Adaptive Hypermedia 2008
Program  > 31 July (Thu)  > E-Learning Studies 
E-Learning Studies

Thursday 31 July, 16:00 - 17:30

Chair: Gerhard Weber

Adaptation of Elaborated Feedback in e-Learning (page 235)

Ekaterina Vasilyeva, Mykola Pechenizkiy, and Paul De Bra

Design of feedback is a critical issue of online assessment development within Web-based Learning Systems (WBLSs). In our work we demonstrate the possibilities of tailoring the feedback to the students' learning style (LS), certitude in response and its correctness. We observe in the experimental studies that these factors have a significant influence on the feedback preferences of students and the effectiveness of elaborated feedback (EF), i.e. students' performance improvement during the test. These observations helped us to develop a simple EF recommendation approach. Our experimental study shows that (1) many students are eager to follow the recommendations on necessity to read certain EF in the majority of cases; (2) the students more often find the recommended EF to be useful, and (3) the recommended EF helped to answer related questions better.

User-Centric Profiling on the Basis of Cognitive and Emotional Characteristics: An Empirical Study (page 214)

Nikos Tsianos, Zacharias Lekkas, Panagiotis Germanakos, Costas Mourlas, and George Samaras

In order to clarify whether extending learners' profiles in an adaptive educational system to cognitive and emotional characteristics may have a positive effect on performance, we conducted an empirical study that consists of two subsequent experiments. The human factors that were taken into consideration in the personalization process were cognitive style, visual working memory span, control/speed of processing and anxiety. With the exception of control/speed of processing, matching the instructional style to users' characteristics was revealed to be statistically significant in optimizing their performance (n=219). On the basis of this empirical assessment, this paper argues that individual differences at this intrinsic level are important, and their main effect can be manipulated by taking advantage of adaptive technologies.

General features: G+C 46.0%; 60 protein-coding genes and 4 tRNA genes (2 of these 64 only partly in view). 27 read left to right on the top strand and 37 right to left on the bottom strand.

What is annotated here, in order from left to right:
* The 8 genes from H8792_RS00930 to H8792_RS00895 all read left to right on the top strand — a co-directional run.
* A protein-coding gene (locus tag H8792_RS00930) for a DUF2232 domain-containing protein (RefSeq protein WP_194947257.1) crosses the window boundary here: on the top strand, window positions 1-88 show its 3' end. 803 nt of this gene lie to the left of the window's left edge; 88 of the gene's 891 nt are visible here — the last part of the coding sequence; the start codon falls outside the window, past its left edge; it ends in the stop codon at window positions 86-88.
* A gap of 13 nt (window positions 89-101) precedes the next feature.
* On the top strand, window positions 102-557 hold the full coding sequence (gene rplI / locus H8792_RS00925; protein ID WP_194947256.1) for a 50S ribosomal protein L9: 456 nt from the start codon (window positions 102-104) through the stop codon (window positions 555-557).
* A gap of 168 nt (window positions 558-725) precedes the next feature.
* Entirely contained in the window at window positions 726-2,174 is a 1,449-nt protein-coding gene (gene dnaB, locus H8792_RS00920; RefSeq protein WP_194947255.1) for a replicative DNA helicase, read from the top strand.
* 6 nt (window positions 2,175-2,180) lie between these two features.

Re-assessing the Value of Adaptive Navigation Support in E-Learning (page 193)

Sergey Sosnovsky, Peter Brusilovsky, Danielle H. Lee, Vladimir Zadorozhny, and Xin Zhou

In a recent study, we discovered a new effect of adaptive navigation support in the context of E-learning: the ability to motivate students to work more with non-mandatory educational content. The results presented in this paper extend the limits of our earlier findings. We describe the implementation of adaptive navigation support for the SQL domain, and report the results of the classroom evaluation of our approach. Among other issues, we investigate whether the use in parallel of two different types of navigation support could change the nature or the magnitude of the previously observed effect. Our study confirms the motivational value of navigation support in the new domain. We observe the increase of this effect after adding the concept-based navigation layer to the existing topic-based adaptive navigation service. The results of the navigational pattern analysis allow us to determine the major source of this increase.
User Modeling Inc. Leibniz University Hanover L3S Research Center Adaptive Hypermedia 2008 Conference Website
Eelco Herder (L3S Research Center, Hannover, Germany)